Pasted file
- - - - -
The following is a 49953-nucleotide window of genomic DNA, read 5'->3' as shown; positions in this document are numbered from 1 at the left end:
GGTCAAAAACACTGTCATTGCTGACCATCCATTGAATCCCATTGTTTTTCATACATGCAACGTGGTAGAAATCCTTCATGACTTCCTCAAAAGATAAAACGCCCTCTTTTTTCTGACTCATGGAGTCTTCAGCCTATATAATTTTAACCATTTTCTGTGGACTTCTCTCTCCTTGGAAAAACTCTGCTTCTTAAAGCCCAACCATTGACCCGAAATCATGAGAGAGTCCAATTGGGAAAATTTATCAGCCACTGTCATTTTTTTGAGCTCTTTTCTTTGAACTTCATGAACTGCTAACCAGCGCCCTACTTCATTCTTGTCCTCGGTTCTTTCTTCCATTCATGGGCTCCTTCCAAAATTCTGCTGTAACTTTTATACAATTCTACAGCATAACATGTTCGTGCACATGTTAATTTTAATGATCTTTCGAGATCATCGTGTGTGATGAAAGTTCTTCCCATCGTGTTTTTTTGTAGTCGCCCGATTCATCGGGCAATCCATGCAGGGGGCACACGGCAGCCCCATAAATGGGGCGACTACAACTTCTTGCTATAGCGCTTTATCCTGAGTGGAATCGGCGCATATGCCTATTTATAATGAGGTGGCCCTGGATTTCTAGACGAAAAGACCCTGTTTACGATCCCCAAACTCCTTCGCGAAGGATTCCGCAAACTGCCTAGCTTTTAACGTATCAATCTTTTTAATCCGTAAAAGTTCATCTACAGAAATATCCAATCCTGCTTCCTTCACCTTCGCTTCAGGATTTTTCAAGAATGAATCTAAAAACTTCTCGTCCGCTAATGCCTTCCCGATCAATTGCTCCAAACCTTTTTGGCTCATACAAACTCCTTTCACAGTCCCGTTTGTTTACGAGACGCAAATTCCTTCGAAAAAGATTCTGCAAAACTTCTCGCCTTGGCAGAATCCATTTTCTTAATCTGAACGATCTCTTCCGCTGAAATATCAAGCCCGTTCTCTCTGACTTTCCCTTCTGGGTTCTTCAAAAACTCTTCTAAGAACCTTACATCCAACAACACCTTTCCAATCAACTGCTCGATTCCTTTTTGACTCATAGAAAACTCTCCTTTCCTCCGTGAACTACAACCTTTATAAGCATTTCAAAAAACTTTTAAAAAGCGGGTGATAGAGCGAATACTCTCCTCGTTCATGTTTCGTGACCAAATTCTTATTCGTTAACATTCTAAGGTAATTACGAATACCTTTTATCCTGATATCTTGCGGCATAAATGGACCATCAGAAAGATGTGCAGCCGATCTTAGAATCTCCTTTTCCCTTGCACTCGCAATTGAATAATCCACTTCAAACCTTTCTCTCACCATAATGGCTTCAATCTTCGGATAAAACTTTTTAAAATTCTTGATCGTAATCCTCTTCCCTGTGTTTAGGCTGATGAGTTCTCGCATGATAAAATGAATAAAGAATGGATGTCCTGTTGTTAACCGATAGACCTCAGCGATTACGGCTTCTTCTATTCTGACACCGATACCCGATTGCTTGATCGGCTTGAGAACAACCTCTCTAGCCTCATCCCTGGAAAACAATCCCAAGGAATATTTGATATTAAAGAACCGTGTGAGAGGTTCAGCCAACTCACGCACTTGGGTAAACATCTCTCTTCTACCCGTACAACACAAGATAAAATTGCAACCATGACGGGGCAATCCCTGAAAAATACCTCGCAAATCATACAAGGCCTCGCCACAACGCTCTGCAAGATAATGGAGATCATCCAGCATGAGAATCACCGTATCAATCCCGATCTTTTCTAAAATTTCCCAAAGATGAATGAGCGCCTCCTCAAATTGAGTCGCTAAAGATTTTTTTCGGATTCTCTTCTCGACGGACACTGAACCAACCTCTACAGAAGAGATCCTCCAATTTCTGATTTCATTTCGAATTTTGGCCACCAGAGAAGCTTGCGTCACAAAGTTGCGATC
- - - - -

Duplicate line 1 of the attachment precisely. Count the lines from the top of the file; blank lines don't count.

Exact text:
The following is a 49953-nucleotide window of genomic DNA, read 5'->3' as shown; positions in this document are numbered from 1 at the left end: